Tasmanian Times


Gunns under fire over Gay share sale

Shareholders in Tasmanian forestry giant Gunns have every right to be upset at chairman John Gay. Gay has been paid more than $2.4 million over the past two years, during which time the company’s share price has fallen from almost $3 to less than 70 cents. That, though, is not the worst of it.

In the recent reporting season, Gunns reported a measly $400,000 profit for the six months to December 31, 2009, down 98 per cent on the previous corresponding period. The share price fell a gut-wrenching 22 per cent on the day of the announcement.

It’s no secret that Gunns has been having a rough time of it. The high Australian dollar, reduced demand for wood chip and controversy surrounding the company’s proposed Bell Bay pulp mill have all been impacting on the company’s profitability.

But no one was expecting a result this bad. The company, which is now valued at $500 million, managed a $145 million capital raising at 90 cents per share in September and an annual meeting almost two weeks into November without mentioning that it would only break even for the half.

It’s possible that the decline occurred in the last, rather than the first three months of the half. But if that were the case, it paints John Gay’s unloading of 3.4 million shares at an average price of more than 90 cents each in the first week of December in a most fortuitous light.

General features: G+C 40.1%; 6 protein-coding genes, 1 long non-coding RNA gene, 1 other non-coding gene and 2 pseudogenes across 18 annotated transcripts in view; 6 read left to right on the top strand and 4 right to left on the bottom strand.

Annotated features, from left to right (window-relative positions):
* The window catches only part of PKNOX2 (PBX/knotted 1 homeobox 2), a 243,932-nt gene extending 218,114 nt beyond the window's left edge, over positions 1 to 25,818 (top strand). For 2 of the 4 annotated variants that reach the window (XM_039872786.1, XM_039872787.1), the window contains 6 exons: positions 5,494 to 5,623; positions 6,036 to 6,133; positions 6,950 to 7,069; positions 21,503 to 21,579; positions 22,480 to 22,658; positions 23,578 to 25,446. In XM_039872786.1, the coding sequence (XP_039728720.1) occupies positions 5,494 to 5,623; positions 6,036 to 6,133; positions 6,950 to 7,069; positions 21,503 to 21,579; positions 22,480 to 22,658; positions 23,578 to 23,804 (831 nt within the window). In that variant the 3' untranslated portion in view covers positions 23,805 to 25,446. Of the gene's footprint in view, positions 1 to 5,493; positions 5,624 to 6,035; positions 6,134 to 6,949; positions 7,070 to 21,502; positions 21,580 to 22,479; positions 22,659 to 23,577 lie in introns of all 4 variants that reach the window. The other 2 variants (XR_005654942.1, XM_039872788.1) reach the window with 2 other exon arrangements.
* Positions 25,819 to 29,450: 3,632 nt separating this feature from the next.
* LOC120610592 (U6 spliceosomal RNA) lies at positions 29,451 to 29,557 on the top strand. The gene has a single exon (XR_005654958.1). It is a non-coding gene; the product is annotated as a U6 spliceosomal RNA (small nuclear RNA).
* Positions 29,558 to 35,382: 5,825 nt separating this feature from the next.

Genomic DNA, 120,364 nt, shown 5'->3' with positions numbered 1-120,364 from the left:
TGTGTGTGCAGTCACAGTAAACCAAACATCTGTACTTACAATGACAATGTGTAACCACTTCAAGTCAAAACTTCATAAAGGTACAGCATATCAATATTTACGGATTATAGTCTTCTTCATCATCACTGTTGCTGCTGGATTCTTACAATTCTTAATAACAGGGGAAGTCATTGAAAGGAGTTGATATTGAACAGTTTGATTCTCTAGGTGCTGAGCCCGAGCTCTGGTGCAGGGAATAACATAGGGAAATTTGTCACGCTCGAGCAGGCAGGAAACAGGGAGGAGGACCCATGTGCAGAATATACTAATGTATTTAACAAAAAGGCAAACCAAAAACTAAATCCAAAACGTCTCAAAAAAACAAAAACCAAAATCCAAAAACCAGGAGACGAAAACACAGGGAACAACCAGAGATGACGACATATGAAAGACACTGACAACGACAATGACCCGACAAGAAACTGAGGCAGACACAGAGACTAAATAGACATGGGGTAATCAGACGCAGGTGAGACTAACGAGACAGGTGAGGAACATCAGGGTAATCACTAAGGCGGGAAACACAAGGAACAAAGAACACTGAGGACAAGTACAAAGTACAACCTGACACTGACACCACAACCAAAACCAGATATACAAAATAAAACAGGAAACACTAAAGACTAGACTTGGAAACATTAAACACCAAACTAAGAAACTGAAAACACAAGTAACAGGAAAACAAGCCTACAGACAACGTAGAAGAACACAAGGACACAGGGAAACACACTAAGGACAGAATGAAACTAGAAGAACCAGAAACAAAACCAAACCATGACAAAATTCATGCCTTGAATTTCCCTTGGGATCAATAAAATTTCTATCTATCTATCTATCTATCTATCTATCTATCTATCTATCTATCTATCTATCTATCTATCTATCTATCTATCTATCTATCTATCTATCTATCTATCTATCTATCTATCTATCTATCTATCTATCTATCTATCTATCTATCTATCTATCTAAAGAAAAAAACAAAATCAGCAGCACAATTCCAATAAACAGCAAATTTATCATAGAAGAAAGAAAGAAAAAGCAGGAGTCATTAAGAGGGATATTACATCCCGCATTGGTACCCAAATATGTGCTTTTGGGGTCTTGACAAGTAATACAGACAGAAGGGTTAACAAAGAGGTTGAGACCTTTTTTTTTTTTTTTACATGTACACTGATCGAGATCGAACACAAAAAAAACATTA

Unless the company’s poor result was solely attributable to a precipitous fall in performance in the last three weeks of December, it would be fair to ask whether Gay might have had an inkling of the situation.

Fund manager and colleague Steve Johnson noted at his Bristlemouth blog that a Gunns company spokesman told the Australian Financial Review that “directors are allowed to trade in a four-week window after a significant market update, such as the annual meeting, and that Gay’s trade was within this window”.

The problem is that Gay didn’t actually give anyone a “significant market update”. He waited until after he’d sold his shares for that.

“This sort of behaviour has been going on since the Dutch East India Company listed the first share on the Amsterdam Stock Exchange in 1602,” writes Johnson. But that doesn’t make it acceptable. Either ASIC or the ASX needs to be given the power to take meaningful action.

A nasty letter from ASX invites a meaningless response, typically couched in terms akin to that of the Gunns flak quoted above. The ASX can forward a potential issue to ASIC for further investigation but when it does, ASIC’s record in prosecuting this sort of behaviour is poor.

Company directors know this …

Read the full article online at the SMH, HERE

Author Credits: [show_post_categories parent="no" parentcategory="writers" show = "category" hyperlink="yes"]


  1. Cheshire

    March 9, 2010 at 11:45 pm

    This must just be another case of coincidental timing. Everyone will remember Gunns’ fortunate decision to withdraw from the RPDC assessment before the critical non-compliance letter was sent. No clue then, no clue now. What would investors prefer? A CEO so oblivious to the status quo of his company, or…?

  2. Mark

    March 9, 2010 at 9:58 pm

    #5 with due respect, crap. The AFS was created by an inbred group of Australian Forestry representatives at considerable expense. What a waste of money!

  3. john hawkins

    March 9, 2010 at 9:39 pm